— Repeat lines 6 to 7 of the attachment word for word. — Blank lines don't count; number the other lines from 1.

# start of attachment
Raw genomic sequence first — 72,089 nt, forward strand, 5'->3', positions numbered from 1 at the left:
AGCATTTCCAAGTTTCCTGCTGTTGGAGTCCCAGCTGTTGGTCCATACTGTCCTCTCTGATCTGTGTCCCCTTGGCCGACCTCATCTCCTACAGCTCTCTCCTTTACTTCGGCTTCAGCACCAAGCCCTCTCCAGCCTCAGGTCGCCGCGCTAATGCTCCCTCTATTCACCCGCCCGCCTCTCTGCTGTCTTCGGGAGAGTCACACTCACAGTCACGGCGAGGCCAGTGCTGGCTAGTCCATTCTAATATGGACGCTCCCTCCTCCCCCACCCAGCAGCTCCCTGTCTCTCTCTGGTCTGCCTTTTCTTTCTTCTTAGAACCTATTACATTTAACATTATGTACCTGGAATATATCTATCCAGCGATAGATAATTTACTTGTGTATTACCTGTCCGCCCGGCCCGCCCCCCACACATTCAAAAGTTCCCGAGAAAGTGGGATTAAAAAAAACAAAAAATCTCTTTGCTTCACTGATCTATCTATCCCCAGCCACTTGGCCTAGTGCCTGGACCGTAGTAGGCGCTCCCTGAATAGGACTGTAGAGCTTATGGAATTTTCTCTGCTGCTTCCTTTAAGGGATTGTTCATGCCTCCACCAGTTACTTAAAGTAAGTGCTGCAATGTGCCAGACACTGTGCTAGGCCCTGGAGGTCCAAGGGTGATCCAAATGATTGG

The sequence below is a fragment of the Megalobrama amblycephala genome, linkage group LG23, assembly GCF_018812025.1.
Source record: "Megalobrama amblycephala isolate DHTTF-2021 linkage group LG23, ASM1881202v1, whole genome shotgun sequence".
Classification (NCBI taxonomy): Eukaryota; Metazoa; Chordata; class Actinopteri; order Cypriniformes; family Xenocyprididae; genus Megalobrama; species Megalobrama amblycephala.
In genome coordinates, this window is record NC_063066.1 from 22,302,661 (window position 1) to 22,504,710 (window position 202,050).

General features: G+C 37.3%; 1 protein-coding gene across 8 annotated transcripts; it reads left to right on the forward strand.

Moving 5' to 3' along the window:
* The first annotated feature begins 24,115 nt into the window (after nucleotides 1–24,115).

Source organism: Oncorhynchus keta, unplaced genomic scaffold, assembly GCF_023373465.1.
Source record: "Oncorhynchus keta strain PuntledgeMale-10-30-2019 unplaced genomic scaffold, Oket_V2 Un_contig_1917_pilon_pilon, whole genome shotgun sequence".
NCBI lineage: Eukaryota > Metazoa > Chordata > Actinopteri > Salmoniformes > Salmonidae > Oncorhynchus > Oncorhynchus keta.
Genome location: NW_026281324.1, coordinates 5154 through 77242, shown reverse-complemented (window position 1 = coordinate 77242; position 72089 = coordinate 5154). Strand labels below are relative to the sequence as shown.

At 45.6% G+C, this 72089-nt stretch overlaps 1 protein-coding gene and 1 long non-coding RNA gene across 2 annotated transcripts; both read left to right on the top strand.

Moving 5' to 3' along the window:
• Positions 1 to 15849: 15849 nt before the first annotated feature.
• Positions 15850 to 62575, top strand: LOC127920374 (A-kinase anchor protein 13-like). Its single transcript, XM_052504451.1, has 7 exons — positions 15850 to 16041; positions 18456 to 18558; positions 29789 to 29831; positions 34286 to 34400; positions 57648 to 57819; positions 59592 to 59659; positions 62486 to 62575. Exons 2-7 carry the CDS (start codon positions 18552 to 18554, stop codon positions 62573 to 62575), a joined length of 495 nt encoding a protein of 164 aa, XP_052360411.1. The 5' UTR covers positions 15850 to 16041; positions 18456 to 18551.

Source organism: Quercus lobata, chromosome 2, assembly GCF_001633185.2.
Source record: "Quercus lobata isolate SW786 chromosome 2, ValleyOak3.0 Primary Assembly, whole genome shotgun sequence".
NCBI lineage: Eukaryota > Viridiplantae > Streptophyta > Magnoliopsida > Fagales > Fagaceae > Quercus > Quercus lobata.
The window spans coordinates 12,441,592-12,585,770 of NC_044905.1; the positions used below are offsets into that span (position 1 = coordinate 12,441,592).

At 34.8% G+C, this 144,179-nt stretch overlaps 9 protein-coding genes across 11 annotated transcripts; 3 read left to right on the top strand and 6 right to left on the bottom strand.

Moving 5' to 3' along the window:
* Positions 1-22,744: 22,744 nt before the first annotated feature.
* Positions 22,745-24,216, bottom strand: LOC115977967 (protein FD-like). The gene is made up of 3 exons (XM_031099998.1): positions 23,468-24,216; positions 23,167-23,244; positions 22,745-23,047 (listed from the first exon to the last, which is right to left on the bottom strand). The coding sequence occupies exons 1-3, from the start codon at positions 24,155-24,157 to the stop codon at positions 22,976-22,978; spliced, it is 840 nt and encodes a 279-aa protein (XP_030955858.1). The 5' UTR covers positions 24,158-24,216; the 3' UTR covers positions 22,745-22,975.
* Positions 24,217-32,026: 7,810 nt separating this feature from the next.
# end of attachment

In genome coordinates, this window is record NC_063066.1 from 22,302,661 (window position 1) to 22,504,710 (window position 202,050).

General features: G+C 37.3%; 1 protein-coding gene across 8 annotated transcripts; it reads left to right on the forward strand.